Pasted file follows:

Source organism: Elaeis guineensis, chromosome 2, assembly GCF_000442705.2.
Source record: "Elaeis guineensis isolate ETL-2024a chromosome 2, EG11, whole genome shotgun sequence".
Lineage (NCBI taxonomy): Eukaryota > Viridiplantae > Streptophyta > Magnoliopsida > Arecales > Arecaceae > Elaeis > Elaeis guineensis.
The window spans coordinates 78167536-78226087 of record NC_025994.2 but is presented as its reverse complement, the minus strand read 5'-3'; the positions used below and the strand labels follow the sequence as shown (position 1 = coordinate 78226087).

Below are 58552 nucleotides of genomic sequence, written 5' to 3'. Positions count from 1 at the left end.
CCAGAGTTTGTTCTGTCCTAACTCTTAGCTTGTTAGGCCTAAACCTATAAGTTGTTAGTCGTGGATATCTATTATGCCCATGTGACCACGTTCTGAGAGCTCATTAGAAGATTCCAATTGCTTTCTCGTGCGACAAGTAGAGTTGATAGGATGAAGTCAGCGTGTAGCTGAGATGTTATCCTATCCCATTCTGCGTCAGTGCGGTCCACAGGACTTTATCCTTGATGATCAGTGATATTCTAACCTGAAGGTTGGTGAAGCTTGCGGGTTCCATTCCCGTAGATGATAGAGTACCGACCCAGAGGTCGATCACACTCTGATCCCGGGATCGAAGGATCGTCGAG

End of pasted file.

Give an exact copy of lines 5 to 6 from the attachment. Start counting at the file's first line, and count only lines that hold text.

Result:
Below are 58552 nucleotides of genomic sequence, written 5' to 3'. Positions count from 1 at the left end.
CCAGAGTTTGTTCTGTCCTAACTCTTAGCTTGTTAGGCCTAAACCTATAAGTTGTTAGTCGTGGATATCTATTATGCCCATGTGACCACGTTCTGAGAGCTCATTAGAAGATTCCAATTGCTTTCTCGTGCGACAAGTAGAGTTGATAGGATGAAGTCAGCGTGTAGCTGAGATGTTATCCTATCCCATTCTGCGTCAGTGCGGTCCACAGGACTTTATCCTTGATGATCAGTGATATTCTAACCTGAAGGTTGGTGAAGCTTGCGGGTTCCATTCCCGTAGATGATAGAGTACCGACCCAGAGGTCGATCACACTCTGATCCCGGGATCGAAGGATCGTCGAG